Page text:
Problems with the Current Immigration System

The roundtables repeatedly saw nearly all the participants lambast different parts of the U.S. immigration system, especially from those who interacted directly with it. In particular, the participants targeted the system’s complexity that defied the ability of immigrants and U.S. citizens alike to understand and navigate. A man from Texas with congressional experience said immigration cases were often the most difficult part of his congressional constituent services because the requests involved dealing with a complex system:

“My experience has been working with employers to get folks to get into their companies and families to get family members into the country. Even at [the] congressional staff level, we found the immigration system to be complex with not a lot of flexibility. We handled a lot of immigration cases and no one relished it because we had to work with a complex immigration system.”

A man from Texas who has sponsored individuals through the H-1B high skilled visa program said the processes to move to the United States were expensive and cumbersome for migrants and their sponsors:

“We have a few Ph.Ds. sponsored through the H-1B program. It’s very archaic and not cheap. And it’s difficult for smaller companies for process. You understand how people can be discouraged if you’re paying $5,000 to $10,000 for a visa, a green card, naturalization. It’s not as simple and straightforward; it takes years and thousands of dollars to go through.”

A man from Wisconsin echoed these observations, noting that individuals who say immigrants must “get in line” to enter the country legally, do not understand the costs and struggles to sponsor non-citizens to arrive to the United States:

“If anybody has worked with anyone trying to navigate that system, they see how much of a hassle and [how] expensive it is. I read comments like “Well, I’m all for legal immigration—and people need to get at the end of the line.” There isn’t a line! It’s just telling them they can’t come in and being in favor of the law. I think of the resources for the system and how they can be directed [to make] our immigration system better. It needs comprehensive immigration reform.”

The participants also noted that the immigration system made it extremely hard for employers across a range of sectors to recruit qualified non-citizen workers. A man from Texas who works in healthcare said that he struggled to get health care workers for his hospitals because of the immigration fees and other costs:

“I’ve recruited many physicians and nurses over the years. I can tell you, it’s an extremely difficult and costly process. I sympathize with those individuals who have gone through it. It costs us a lot of money to recruit a doctor or nurse from foreign countries. We needed to hire lawyers and pay exorbitant fees to get them in the country to serve the community. It’s not easy.”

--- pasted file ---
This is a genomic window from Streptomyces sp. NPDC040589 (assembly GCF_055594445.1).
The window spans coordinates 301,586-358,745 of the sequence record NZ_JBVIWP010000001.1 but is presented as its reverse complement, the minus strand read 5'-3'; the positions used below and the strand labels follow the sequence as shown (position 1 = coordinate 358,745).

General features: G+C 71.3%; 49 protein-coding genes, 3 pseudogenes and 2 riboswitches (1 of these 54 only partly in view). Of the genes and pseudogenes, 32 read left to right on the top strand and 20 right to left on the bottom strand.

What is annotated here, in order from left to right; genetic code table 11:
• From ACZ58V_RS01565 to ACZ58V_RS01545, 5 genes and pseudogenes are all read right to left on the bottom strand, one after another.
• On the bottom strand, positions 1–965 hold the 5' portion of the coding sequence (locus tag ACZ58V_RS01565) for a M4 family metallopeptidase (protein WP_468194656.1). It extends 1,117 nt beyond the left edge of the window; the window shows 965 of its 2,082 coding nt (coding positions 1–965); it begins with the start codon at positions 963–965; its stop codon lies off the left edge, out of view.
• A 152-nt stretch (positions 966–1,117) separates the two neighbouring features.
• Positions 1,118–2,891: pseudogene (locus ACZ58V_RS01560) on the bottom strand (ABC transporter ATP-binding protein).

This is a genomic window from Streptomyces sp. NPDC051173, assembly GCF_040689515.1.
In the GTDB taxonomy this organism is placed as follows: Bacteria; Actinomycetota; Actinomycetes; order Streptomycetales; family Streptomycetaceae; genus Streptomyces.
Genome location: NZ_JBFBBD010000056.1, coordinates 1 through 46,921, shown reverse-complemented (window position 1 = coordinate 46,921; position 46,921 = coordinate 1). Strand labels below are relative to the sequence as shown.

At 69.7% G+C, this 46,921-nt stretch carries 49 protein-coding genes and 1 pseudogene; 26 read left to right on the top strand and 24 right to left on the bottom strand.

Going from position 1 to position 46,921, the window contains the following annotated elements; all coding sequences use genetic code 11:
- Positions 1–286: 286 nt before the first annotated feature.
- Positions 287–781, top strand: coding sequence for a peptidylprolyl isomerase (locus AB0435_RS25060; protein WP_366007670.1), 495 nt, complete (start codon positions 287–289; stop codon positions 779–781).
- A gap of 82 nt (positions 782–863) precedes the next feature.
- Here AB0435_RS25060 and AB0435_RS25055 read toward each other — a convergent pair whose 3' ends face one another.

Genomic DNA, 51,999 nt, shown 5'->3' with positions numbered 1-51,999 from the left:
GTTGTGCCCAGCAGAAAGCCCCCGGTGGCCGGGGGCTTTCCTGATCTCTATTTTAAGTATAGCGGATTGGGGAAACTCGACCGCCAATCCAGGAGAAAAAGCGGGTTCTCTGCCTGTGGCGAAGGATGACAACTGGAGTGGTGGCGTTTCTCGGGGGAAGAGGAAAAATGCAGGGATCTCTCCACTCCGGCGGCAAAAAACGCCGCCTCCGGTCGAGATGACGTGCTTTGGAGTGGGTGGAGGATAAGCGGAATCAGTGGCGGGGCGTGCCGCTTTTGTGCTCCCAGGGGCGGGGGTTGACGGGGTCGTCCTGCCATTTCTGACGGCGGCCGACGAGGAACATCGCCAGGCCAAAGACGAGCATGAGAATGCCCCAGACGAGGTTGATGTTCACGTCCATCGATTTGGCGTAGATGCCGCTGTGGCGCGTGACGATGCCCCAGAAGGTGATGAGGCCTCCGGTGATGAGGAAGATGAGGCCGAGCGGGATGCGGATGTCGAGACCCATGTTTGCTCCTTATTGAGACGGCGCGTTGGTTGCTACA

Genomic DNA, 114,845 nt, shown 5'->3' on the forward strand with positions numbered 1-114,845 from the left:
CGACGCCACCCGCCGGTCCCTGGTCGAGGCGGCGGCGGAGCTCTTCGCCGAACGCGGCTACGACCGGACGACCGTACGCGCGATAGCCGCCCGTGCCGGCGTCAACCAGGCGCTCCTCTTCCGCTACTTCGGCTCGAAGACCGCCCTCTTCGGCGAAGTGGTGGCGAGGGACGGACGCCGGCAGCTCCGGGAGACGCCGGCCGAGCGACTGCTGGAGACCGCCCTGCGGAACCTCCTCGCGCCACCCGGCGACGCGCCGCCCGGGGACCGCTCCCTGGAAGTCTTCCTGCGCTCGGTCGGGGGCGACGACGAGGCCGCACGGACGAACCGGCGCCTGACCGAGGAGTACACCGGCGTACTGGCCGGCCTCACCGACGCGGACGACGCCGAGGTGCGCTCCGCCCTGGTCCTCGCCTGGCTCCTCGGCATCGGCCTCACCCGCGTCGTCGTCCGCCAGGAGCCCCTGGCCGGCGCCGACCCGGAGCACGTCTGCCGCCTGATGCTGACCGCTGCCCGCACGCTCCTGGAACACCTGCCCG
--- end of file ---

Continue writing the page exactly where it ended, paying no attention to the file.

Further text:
A man from Wisconsin said that the lack of opportunities for lower skilled workers in the meat processing and dairy industry makes it hard for his community to get the workers they need:

“The rules are stacked against the kind of workers we need in this area, such as the low skilled workers in the farms and meat packing plants. There’s no path for them to come here legally— it’s virtually impossible. When you talk to people who are antiimmigrant and you explain [that] to them, they won’t accept it. They say, “When my grandfather came here …” and I explain to them that you had to buy a ticket and you arrived in New York and you were accepted. There were few restrictive rules. This is a modern phenomenon. The system is in bad need of reform.”

The participants also explained that the outdated system made it difficult to retain the immigrants needed for the U.S. workforce, especially those on an H-1B high skilled visa or foreign graduates of American universities. A woman from Wisconsin said policy changes to the H-1B program has made it more difficult for these individuals to remain in the United States:

“I think we have some systems for talent attraction and retention, but those are spaces becoming more and more complicated for folks who are living here on a H-1B. … The spaces where we used to have more flexibility have closed up in many ways. It’s one of those places that’s so hard to have narrative discussion when it’s so difficult to explain policy and there’s always been this conversation “get in line.” There is no line— that’s not something that can happen anymore.”

A man from Texas who works in the energy and chemical fields also said the Optional Practical Training program, which allows foreign students to work in the United States after completing their studies for up to two years, fills job openings in his field.4 However, the program’s temporary nature makes it difficult for employers to retain them.b “I work closely with Texas A&M, and I see a stack of resumes in their career center and 60% will be foreign born. We talk about [Optional Practical Training] which seems to be [a] gateway to stay,” he said, “And you’re spending two years with them but they may have to go home.”

The multiplicity of problems hindering the immigration system led the participants to conclude the immigration system does not contribute to the United States. “I don’t think the immigration process is serving our country, I think it’s doing the opposite,” said a man from Wisconsin. “We were the once place of refuge, and I think we have made people who are here trying to go through the process feel very unwelcome and those outside of the country having less and less of a desire to come here because of this process.” A woman from Texas was more blunt: “In order to say something was broken, it has to have worked. And I don’t think we’ve had a system that’s actually worked for us.”